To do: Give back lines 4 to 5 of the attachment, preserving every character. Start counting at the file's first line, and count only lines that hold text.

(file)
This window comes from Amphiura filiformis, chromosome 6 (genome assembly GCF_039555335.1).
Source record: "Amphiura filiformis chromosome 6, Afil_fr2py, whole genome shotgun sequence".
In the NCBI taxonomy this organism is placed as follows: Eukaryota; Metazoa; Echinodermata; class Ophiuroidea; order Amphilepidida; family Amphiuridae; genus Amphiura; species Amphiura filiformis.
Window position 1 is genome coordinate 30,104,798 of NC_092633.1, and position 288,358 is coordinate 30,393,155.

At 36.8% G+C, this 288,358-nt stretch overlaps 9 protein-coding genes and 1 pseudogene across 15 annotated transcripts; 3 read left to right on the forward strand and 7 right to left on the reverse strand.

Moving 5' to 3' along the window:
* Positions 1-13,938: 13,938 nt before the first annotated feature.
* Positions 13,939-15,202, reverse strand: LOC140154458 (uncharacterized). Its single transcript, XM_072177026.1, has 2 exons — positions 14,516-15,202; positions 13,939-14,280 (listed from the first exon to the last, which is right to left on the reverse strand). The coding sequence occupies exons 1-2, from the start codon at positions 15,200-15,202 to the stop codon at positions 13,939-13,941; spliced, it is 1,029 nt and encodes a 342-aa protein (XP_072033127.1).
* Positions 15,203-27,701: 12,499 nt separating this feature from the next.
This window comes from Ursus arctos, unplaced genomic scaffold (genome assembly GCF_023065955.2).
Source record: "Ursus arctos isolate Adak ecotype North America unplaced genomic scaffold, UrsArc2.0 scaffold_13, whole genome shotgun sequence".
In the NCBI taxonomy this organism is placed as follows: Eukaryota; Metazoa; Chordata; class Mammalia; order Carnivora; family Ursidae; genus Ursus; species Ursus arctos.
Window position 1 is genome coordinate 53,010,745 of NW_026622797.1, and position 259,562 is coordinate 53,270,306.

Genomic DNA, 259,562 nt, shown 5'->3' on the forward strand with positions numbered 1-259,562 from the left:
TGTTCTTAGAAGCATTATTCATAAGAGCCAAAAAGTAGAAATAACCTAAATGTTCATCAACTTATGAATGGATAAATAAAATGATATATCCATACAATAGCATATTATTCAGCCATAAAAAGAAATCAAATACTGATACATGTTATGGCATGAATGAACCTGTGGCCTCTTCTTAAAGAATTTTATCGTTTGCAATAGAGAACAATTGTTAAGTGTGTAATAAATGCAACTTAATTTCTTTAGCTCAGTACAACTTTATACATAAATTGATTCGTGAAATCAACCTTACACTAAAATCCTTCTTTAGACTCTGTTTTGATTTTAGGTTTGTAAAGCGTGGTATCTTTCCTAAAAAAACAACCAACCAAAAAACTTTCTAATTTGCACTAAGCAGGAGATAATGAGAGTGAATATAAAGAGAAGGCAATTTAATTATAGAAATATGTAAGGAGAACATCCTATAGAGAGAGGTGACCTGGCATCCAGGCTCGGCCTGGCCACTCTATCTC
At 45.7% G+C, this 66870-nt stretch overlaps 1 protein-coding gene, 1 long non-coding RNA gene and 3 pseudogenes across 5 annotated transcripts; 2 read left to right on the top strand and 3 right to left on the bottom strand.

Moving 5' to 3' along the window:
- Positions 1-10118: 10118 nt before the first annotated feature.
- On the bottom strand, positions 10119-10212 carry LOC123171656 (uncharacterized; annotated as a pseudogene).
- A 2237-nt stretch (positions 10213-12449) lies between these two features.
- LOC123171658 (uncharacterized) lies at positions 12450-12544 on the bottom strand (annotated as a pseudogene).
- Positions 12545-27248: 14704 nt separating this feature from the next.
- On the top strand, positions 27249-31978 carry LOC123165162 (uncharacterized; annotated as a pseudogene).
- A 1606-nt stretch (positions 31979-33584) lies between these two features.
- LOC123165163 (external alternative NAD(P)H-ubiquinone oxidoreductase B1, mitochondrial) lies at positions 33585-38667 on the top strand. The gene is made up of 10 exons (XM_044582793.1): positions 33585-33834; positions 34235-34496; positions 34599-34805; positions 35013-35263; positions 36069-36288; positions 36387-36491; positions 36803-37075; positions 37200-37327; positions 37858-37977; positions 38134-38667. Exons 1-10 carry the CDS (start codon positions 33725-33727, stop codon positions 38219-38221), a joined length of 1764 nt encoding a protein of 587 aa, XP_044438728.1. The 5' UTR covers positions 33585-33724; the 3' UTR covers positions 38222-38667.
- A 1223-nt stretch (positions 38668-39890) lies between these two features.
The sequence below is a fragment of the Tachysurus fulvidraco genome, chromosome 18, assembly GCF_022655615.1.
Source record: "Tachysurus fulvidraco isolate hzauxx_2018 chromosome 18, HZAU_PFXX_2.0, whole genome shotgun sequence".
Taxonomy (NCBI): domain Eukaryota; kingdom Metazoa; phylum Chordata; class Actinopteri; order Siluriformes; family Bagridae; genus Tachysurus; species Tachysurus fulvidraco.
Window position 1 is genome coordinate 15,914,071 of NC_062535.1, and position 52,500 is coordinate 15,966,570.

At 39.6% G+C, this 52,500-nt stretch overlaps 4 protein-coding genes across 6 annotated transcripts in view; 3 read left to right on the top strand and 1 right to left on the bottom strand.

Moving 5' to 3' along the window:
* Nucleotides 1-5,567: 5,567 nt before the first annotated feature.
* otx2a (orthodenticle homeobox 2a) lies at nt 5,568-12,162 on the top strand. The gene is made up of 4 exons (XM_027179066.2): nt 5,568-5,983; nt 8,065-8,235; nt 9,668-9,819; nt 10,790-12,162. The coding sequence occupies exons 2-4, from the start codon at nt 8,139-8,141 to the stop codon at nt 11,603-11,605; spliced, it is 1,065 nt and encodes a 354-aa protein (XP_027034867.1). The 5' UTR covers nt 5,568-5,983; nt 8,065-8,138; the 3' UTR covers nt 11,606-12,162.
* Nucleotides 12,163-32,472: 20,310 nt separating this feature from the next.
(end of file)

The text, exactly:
Window position 1 is genome coordinate 30,104,798 of NC_092633.1, and position 288,358 is coordinate 30,393,155.

At 36.8% G+C, this 288,358-nt stretch overlaps 9 protein-coding genes and 1 pseudogene across 15 annotated transcripts; 3 read left to right on the forward strand and 7 right to left on the reverse strand.